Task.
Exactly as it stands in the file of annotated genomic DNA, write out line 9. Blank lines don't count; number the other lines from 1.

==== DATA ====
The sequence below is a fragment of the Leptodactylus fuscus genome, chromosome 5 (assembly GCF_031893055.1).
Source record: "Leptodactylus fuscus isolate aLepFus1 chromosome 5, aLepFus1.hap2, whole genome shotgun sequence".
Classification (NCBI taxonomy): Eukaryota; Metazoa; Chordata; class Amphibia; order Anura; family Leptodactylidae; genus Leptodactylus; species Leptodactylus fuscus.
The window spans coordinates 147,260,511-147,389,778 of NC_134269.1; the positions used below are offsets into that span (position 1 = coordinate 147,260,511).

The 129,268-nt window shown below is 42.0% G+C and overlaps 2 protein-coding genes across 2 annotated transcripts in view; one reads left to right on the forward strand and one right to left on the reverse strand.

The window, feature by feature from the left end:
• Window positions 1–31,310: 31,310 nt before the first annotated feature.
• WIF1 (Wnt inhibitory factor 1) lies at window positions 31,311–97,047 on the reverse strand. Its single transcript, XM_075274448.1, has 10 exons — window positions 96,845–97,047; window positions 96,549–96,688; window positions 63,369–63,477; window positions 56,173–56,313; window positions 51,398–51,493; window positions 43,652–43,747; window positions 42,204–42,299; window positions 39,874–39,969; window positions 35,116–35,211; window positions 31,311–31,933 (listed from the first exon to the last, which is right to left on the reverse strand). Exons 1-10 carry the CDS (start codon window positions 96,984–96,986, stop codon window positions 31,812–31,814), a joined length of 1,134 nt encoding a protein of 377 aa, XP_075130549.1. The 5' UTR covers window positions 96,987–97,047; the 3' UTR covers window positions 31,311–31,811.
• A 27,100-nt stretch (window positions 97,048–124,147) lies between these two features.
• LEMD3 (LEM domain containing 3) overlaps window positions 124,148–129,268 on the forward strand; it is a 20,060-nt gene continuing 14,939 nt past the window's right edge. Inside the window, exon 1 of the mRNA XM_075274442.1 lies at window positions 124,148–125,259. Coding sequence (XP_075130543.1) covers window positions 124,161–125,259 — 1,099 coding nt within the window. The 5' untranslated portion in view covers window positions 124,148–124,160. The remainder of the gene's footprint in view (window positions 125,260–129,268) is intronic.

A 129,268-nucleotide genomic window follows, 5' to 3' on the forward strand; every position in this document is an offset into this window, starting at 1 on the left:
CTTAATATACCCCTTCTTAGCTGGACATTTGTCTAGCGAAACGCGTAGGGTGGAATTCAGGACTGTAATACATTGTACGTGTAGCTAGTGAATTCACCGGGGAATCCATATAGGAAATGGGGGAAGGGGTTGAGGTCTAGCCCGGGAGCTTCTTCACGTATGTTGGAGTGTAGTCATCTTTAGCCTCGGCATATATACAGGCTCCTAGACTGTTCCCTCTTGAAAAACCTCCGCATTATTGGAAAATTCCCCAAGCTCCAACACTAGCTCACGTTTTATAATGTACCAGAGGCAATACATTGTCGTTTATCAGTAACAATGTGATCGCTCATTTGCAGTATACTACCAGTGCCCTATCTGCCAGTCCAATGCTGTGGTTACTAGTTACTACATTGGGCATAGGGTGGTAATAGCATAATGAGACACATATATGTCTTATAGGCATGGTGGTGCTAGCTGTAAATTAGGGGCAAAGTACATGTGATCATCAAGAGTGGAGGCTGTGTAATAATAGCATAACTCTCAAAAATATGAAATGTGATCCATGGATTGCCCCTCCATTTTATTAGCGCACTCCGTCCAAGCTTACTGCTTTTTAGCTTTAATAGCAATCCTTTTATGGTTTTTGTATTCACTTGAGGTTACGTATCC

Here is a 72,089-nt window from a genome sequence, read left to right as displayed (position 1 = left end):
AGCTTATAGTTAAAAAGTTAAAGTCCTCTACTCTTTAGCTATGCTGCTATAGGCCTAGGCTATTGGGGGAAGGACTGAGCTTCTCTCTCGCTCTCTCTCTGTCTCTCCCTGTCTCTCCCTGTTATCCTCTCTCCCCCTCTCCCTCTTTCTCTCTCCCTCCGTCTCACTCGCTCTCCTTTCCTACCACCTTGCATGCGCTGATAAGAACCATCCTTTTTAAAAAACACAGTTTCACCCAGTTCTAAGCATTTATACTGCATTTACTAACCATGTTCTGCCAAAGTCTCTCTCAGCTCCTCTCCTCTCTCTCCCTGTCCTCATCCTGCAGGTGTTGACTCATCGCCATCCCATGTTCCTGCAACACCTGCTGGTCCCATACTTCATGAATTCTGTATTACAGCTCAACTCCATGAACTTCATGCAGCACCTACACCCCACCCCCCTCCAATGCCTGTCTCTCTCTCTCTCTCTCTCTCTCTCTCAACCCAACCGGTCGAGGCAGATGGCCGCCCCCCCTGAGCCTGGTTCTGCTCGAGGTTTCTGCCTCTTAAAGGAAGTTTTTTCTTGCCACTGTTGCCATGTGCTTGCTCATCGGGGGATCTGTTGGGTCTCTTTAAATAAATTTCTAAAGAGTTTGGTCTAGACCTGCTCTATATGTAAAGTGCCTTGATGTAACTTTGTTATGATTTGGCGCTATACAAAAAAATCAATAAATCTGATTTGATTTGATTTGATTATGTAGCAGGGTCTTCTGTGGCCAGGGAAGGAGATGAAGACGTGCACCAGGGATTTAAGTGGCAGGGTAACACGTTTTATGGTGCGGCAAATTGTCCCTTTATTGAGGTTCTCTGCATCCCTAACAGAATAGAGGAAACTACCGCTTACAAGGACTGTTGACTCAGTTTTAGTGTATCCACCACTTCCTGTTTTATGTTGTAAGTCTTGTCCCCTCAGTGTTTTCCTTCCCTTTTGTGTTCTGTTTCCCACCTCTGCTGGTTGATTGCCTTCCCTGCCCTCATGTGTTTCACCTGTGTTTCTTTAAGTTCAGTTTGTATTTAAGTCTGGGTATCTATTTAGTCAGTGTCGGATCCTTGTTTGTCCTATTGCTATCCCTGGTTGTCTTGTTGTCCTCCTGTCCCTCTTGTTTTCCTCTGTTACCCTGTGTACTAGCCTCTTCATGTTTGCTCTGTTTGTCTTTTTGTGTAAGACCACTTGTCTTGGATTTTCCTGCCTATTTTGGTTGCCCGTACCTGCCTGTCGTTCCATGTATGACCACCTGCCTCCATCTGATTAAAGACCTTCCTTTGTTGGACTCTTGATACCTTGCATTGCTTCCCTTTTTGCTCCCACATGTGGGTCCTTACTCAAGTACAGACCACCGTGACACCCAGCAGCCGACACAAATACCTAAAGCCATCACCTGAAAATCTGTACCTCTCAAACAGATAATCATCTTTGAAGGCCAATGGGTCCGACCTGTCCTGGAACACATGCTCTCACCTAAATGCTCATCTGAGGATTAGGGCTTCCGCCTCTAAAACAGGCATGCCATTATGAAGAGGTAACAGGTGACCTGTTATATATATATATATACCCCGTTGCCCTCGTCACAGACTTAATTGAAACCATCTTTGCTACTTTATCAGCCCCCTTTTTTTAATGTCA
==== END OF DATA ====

• A 27,100-nt stretch (window positions 97,048–124,147) lies between these two features.